‘We are suffering’: Ecuadorian indigenous people explain protest

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Quito (AFP) – Indigenous Ecuadorians have flocked to the capital Quito from across the country in recent days to join protests against high fuel prices and the cost of living.

Four of the thousands of protesters told AFP why they responded to a call for nationwide anti-government protests by the association of indigenous peoples of Conaie.

In war’

Margarita Malaver, 35, traveled some 270 kilometers (167 miles) in the back of a truck from Puyo, the capital of southeastern Pastaza province, to Quito to declare ‘war’ with the State.

In Puyo – where she moved 15 years ago from her childhood home in the Amazon jungle region of Sarayaku in search of a decent life – she works as a laundress to feed herself and her three children.

Margarita Malaver from Puyo, Ecuador desperately wants ‘prices down’ Veronica LOMBEIDAAFP

Malaver, whose face is painted in black designs she says represents “war,” said she relies heavily on a $50 monthly poverty grant from the state.

She pays $80 to rent two bedrooms and a small kitchen for her family, and she has few school supplies left for her children or anything else.

She desperately wants “prices to come down”.

Life is “hard”, she told AFP. “There is not any work.”

The cost of a basic basket of consumer goods in Ecuador, for a family of four, is $735 today, compared to $710 a year ago.

Many, like Malaver, are protesting for the government to spend more on job creation, education and health.

Just two notebooks

Carlos Nazareno, 31, makes bamboo furniture in Pastaza, the same province where Malaver is from.

The job earns him about $300 in a good month, less than the minimum wage of $425, he told AFP, throwing in his hand among hundreds of other protesters.

The money, he says, is “barely enough to eat, and not enough for the school needs” of his four children, who go to class “with only two notebooks” between them.

Carlos Nazareno, who makes bamboo furniture in Pastaza, Ecuador, says he wins
Carlos Nazareno, who makes bamboo furniture in Pastaza, Ecuador, says he earns “barely enough to eat” Veronica LOMBEIDAAFP

Nazareno said there were times when he didn’t sell “anything for a week.”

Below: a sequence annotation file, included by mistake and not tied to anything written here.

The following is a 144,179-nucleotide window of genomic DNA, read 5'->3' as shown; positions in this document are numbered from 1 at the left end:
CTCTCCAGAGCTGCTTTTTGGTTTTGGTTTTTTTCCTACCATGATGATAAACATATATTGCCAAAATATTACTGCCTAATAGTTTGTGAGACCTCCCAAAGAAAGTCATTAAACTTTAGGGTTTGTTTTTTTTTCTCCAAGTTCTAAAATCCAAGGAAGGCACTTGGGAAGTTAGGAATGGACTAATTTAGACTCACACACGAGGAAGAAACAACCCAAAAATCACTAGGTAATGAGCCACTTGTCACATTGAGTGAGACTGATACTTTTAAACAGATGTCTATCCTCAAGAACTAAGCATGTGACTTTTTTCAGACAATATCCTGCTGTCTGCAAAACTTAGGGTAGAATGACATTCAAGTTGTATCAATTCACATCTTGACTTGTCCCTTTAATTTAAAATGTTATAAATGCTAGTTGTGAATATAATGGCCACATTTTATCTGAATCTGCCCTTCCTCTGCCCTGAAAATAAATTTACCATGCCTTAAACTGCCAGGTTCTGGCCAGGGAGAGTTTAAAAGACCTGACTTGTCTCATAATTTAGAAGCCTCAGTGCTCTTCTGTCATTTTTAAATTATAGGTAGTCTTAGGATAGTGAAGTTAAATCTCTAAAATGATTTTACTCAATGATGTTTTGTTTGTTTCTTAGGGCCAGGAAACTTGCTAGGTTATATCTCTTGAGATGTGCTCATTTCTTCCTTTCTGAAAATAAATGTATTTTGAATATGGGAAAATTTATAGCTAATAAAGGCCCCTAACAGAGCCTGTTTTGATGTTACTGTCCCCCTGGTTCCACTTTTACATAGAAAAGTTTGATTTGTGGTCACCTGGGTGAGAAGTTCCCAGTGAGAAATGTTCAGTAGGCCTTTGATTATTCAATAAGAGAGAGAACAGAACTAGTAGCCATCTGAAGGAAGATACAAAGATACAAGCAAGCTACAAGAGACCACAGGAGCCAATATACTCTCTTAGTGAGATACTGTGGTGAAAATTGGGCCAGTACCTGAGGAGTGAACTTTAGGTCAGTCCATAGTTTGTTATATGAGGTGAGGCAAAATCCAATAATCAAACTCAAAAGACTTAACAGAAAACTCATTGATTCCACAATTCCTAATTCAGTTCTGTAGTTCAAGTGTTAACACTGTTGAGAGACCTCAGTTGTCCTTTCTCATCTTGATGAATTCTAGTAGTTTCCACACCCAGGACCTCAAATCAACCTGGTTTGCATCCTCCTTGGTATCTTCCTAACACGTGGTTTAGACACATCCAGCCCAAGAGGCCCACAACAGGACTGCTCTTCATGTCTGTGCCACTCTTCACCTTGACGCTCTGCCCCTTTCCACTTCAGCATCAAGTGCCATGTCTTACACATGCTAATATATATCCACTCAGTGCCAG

“My children ask me for things and I have no way to give them…my motorbike is parked because I have no money for fuel or to get food,” he said. he declares.

In just over a year, fuel prices have risen sharply – almost doubling for diesel from $1 to $1.90 per gallon and from $1.75 to $2.55 for gasoline .

vote lost

Nele Cuchipe, 52, took over custody of her two grandchildren when her son, their father, died.

Her goal, she says, is to give young people a good education and a better future than their current life of poverty in the southern province of Cotopaxi.

Nele Cuchipe is raising her two grandchildren in Cotopaxi Province, southern Ecuador
Nele Cuchipe is raising her two grandchildren in Cotopaxi Province, southern Ecuador Veronica LOMBEIDAAFP

None of his surviving children have jobs.

Cuchipe lives by growing potatoes, barley and a cereal called chocho, but is suffering from recent price increases for products such as oil, butter and fertilizer for his crops.

She said she wished she could override the vote she cast for President Guillermo Lasso just over a year ago, mistakenly believing that as a “banker, businessman” he would save the economy.

“Instead, hunger will kill us,” Cuchipe said.

“We are suffering because of this government which does not want to understand, which does not react to anything,” she said.

No savings

Ruben Chaluisa, 30, said he earned $10 a day working as a bricklayer in the town of Zumbahua, elsewhere in Cotopaxi province.

Ecudoran Ruben Chaluisa works as a mason in the city of Zumbahua
Ecudoran Ruben Chaluisa works as a mason in the city of Zumbahua Veronica LOMBEIDAAFP

He also grows potatoes and a root vegetable known as melloco to feed his wife and two children.

“We don’t manage to have savings like the others,” said Chaluisa, huddled against the cold in a red poncho.

Chaluisa said he had to start working at the age of 12 and fears the cycle of poverty will repeat itself with his own offspring.

I want them “not to suffer like us, to be a little more advanced than us”.

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